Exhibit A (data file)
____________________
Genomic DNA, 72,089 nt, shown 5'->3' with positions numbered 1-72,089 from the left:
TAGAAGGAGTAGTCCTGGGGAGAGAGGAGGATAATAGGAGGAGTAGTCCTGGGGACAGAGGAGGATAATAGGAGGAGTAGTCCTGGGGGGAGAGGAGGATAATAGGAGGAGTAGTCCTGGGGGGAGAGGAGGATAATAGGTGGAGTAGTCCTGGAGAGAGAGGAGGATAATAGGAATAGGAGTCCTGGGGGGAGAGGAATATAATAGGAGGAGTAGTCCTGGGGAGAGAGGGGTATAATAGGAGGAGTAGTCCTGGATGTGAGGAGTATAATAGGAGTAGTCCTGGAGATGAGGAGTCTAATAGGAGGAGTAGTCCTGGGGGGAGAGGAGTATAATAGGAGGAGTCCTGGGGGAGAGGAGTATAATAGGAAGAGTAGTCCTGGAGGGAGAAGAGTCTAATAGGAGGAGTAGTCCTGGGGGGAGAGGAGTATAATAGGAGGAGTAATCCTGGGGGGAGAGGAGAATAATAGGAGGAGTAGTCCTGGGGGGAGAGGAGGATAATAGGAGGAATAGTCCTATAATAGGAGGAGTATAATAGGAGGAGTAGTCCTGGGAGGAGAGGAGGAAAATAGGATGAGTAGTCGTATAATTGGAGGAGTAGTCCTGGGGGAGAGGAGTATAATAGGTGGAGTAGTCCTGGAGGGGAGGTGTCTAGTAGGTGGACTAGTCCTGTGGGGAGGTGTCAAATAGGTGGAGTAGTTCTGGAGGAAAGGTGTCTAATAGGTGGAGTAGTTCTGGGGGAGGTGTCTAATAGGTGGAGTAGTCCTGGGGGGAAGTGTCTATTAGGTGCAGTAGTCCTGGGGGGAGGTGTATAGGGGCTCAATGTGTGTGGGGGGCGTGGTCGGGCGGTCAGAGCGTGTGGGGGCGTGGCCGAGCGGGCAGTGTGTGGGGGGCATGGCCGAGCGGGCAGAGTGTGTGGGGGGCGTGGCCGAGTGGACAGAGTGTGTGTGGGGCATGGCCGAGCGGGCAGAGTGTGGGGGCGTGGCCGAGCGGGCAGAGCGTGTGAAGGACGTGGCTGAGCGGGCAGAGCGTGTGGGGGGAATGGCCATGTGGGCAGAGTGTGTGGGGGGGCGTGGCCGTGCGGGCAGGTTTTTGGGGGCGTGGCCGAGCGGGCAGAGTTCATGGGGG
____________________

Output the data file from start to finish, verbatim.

Genomic DNA, 72,089 nt, shown 5'->3' with positions numbered 1-72,089 from the left:
TAGAAGGAGTAGTCCTGGGGAGAGAGGAGGATAATAGGAGGAGTAGTCCTGGGGACAGAGGAGGATAATAGGAGGAGTAGTCCTGGGGGGAGAGGAGGATAATAGGAGGAGTAGTCCTGGGGGGAGAGGAGGATAATAGGTGGAGTAGTCCTGGAGAGAGAGGAGGATAATAGGAATAGGAGTCCTGGGGGGAGAGGAATATAATAGGAGGAGTAGTCCTGGGGAGAGAGGGGTATAATAGGAGGAGTAGTCCTGGATGTGAGGAGTATAATAGGAGTAGTCCTGGAGATGAGGAGTCTAATAGGAGGAGTAGTCCTGGGGGGAGAGGAGTATAATAGGAGGAGTCCTGGGGGAGAGGAGTATAATAGGAAGAGTAGTCCTGGAGGGAGAAGAGTCTAATAGGAGGAGTAGTCCTGGGGGGAGAGGAGTATAATAGGAGGAGTAATCCTGGGGGGAGAGGAGAATAATAGGAGGAGTAGTCCTGGGGGGAGAGGAGGATAATAGGAGGAATAGTCCTATAATAGGAGGAGTATAATAGGAGGAGTAGTCCTGGGAGGAGAGGAGGAAAATAGGATGAGTAGTCGTATAATTGGAGGAGTAGTCCTGGGGGAGAGGAGTATAATAGGTGGAGTAGTCCTGGAGGGGAGGTGTCTAGTAGGTGGACTAGTCCTGTGGGGAGGTGTCAAATAGGTGGAGTAGTTCTGGAGGAAAGGTGTCTAATAGGTGGAGTAGTTCTGGGGGAGGTGTCTAATAGGTGGAGTAGTCCTGGGGGGAAGTGTCTATTAGGTGCAGTAGTCCTGGGGGGAGGTGTATAGGGGCTCAATGTGTGTGGGGGGCGTGGTCGGGCGGTCAGAGCGTGTGGGGGCGTGGCCGAGCGGGCAGTGTGTGGGGGGCATGGCCGAGCGGGCAGAGTGTGTGGGGGGCGTGGCCGAGTGGACAGAGTGTGTGTGGGGCATGGCCGAGCGGGCAGAGTGTGGGGGCGTGGCCGAGCGGGCAGAGCGTGTGAAGGACGTGGCTGAGCGGGCAGAGCGTGTGGGGGGAATGGCCATGTGGGCAGAGTGTGTGGGGGGGCGTGGCCGTGCGGGCAGGTTTTTGGGGGCGTGGCCGAGCGGGCAGAGTTCATGGGGG